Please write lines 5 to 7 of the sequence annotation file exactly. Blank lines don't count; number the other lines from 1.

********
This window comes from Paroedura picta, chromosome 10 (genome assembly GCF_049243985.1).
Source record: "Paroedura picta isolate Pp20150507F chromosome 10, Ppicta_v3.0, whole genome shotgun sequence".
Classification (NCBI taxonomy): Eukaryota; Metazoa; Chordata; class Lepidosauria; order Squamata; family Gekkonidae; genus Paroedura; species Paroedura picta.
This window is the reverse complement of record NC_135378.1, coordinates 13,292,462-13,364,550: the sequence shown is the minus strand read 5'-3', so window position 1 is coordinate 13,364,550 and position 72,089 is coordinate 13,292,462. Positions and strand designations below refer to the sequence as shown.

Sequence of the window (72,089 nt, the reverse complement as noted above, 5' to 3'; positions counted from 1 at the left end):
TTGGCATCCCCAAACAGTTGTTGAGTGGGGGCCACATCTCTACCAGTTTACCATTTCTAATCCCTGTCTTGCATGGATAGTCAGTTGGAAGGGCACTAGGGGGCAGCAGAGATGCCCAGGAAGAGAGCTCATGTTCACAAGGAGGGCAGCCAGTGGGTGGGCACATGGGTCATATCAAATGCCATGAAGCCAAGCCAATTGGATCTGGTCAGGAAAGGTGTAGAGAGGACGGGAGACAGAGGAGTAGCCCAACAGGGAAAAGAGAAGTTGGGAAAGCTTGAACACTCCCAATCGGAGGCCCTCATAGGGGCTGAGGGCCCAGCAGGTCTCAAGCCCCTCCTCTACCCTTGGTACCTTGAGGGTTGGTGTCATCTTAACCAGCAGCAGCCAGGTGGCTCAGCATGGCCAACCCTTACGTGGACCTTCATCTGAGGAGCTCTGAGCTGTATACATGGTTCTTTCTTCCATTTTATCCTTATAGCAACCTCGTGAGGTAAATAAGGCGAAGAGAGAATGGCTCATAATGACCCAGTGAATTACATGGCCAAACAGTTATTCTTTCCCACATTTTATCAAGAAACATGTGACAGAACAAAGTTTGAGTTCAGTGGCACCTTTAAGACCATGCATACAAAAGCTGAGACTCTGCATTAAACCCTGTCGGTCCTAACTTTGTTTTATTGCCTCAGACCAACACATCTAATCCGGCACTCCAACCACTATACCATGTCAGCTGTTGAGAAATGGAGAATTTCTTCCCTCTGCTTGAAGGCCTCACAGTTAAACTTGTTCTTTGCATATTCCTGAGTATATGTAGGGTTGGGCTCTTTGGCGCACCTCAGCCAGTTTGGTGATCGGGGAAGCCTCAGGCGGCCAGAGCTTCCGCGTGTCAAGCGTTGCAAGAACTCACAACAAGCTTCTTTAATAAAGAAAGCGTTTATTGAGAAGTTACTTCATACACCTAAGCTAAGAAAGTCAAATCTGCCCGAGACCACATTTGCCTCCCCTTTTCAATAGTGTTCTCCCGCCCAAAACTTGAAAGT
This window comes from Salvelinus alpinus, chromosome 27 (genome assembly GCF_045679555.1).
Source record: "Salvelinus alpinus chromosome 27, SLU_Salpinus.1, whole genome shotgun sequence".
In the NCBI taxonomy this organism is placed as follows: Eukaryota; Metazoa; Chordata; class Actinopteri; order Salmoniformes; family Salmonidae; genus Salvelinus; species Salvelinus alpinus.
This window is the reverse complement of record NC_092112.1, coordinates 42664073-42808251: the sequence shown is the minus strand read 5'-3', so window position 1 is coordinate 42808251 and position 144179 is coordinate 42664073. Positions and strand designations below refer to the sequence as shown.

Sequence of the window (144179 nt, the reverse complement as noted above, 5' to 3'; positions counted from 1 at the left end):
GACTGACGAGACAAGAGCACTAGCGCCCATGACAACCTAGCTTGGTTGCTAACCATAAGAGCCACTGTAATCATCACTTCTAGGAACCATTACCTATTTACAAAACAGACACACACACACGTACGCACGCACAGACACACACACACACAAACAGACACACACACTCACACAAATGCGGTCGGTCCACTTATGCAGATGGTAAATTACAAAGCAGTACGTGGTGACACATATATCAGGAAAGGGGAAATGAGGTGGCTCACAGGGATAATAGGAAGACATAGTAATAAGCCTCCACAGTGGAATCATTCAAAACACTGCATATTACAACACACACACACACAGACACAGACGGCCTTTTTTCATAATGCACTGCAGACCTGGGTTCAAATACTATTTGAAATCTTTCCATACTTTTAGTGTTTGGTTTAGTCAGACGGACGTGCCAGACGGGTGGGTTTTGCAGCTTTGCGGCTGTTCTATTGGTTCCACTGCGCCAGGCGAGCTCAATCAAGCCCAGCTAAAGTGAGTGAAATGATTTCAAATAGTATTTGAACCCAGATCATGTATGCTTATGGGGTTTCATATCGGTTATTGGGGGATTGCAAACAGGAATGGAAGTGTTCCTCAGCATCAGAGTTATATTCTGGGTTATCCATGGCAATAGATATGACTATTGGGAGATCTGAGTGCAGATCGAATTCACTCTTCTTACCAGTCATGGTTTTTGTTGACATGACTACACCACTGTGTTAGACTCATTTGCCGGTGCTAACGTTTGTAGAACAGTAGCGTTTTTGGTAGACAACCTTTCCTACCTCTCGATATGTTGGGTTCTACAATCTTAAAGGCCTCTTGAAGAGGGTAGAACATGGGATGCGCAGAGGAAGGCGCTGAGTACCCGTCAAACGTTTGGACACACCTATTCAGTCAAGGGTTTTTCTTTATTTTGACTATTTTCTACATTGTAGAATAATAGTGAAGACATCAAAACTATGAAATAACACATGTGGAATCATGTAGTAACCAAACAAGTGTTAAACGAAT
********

Sequence of the window (72,089 nt, the reverse complement as noted above, 5' to 3'; positions counted from 1 at the left end):
TTGGCATCCCCAAACAGTTGTTGAGTGGGGGCCACATCTCTACCAGTTTACCATTTCTAATCCCTGTCTTGCATGGATAGTCAGTTGGAAGGGCACTAGGGGGCAGCAGAGATGCCCAGGAAGAGAGCTCATGTTCACAAGGAGGGCAGCCAGTGGGTGGGCACATGGGTCATATCAAATGCCATGAAGCCAAGCCAATTGGATCTGGTCAGGAAAGGTGTAGAGAGGACGGGAGACAGAGGAGTAGCCCAACAGGGAAAAGAGAAGTTGGGAAAGCTTGAACACTCCCAATCGGAGGCCCTCATAGGGGCTGAGGGCCCAGCAGGTCTCAAGCCCCTCCTCTACCCTTGGTACCTTGAGGGTTGGTGTCATCTTAACCAGCAGCAGCCAGGTGGCTCAGCATGGCCAACCCTTACGTGGACCTTCATCTGAGGAGCTCTGAGCTGTATACATGGTTCTTTCTTCCATTTTATCCTTATAGCAACCTCGTGAGGTAAATAAGGCGAAGAGAGAATGGCTCATAATGACCCAGTGAATTACATGGCCAAACAGTTATTCTTTCCCACATTTTATCAAGAAACATGTGACAGAACAAAGTTTGAGTTCAGTGGCACCTTTAAGACCATGCATACAAAAGCTGAGACTCTGCATTAAACCCTGTCGGTCCTAACTTTGTTTTATTGCCTCAGACCAACACATCTAATCCGGCACTCCAACCACTATACCATGTCAGCTGTTGAGAAATGGAGAATTTCTTCCCTCTGCTTGAAGGCCTCACAGTTAAACTTGTTCTTTGCATATTCCTGAGTATATGTAGGGTTGGGCTCTTTGGCGCACCTCAGCCAGTTTGGTGATCGGGGAAGCCTCAGGCGGCCAGAGCTTCCGCGTGTCAAGCGTTGCAAGAACTCACAACAAGCTTCTTTAATAAAGAAAGCGTTTATTGAGAAGTTACTTCATACACCTAAGCTAAGAAAGTCAAATCTGCCCGAGACCACATTTGCCTCCCCTTTTCAATAGTGTTCTCCCGCCCAAAACTTGAAAGT
This window comes from Salvelinus alpinus, chromosome 27 (genome assembly GCF_045679555.1).